Q: What are the highlights of the festival this year? What should the audience look forward to the most?
SR: The audience would get to celebrate with KASHISH in a big way this year! 160 films from 43 countries to watch at two of Mumbai's iconic theatres - Liberty Carnival Cinemas and Metro INOX. There will also be awesome panel discussions, filmmaker interactions, acting and screenwriting workshops, performances and an opportunity to mingle with Mumbai's fashion set! There is a special open house with Sweekar - The Rainbow Parents, a group of parents of LGBTQ children.
Q: Over the years, how much has the Indian society - including the audience and filmmakers - evolved with respect to understanding LGBTQ and working towards an inclusive society?
SR: The Indian LGBTQ cinema space has changed dramatically. In the first year, we received 21 Indian LGBTQ films and we showed them all. Over the years not only the number of Indian LGBTQ films being made has increased, but their quality has also improved a great deal. This year we received 60 Indian LGBTQ films and we are showing 31 of them! It is the country with the highest number of films at KASHISH this year, even beating the USA and UK! The filmmakers are tackling diverse subjects - bisexuality, intersex persons' stories, same-sex love stories from rural India. The rainbow is indeed shining brightly.
Q: Do you think OTT platforms like Netflix and Amazon Prime have helped to give a platform to such films? Has it also helped in empowering filmmakers since they also have alternative platforms to sell their work?
SR: OTT platforms are definitely a boon to independent filmmakers as they can now showcase their work to a larger global audience. My own film Evening Shadows that screened as the closing film last year at KASHISH is now streaming on Netflix and is one of the trending popular films. This year KASHISH is beginning a tie-up with the Taiwanese OTT platform GagaOOLala which focuses on LGBTQ films from South and South-East Asia. We will be showcasing 10 Indian LGBTQ films that have screened at KASHISH on this platform. It is a great way of nurturing and encouraging Indian LGBTQ cinema.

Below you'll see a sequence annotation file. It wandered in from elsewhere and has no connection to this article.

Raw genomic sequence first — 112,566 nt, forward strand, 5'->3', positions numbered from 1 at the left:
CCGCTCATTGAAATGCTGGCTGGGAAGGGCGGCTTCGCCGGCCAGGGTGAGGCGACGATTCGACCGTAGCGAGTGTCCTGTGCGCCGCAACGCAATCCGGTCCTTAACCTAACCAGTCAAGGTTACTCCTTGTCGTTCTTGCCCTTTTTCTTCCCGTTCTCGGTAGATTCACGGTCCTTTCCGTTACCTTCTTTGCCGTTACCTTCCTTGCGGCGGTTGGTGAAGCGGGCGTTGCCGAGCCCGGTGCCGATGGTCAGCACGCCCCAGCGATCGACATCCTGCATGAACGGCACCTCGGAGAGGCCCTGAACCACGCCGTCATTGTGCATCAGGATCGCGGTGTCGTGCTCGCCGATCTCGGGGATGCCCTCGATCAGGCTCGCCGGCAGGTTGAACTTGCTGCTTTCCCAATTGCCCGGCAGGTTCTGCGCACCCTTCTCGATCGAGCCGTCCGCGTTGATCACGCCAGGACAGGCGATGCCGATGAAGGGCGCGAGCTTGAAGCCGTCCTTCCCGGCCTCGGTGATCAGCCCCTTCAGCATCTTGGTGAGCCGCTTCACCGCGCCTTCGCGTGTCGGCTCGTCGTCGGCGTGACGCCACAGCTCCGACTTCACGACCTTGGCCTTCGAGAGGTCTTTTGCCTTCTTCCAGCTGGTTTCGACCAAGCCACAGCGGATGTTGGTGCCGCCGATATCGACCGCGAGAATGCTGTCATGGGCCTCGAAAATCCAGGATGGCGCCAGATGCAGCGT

Q: What’s your long-term vision for Kashish Mumbai Queer Film Festival?
SR: KASHISH will continue its engagement with cinema and the performing arts focussed on LGBTQ lives. It will aim to bring the best of global LGBTQ cinema to Mumbai and India, as well as take Indian LGBTQ films across the world with our KASHISH Global initiative (where we have already screened at more than 40 international film festivals). We will continue to do year-round activities not only in Mumbai but also in other cities and towns of India, particularly colleges, with our KASHISH Forward initiative (we have already screened at more than 30 colleges). We will not only exhibit but also produce new LGBTQ content - the KASHISH QDrishti Film Grant in association with Lotus Visual, that offers Rs 2 lakh to a filmmaker to make his/her next film is a great step in that direction. We will keep the Indian LGBTQ Cinema banner flying high, in all its rainbow glory!
The four-day festival begins on June 12. Registrations can be made at bookmyshow.com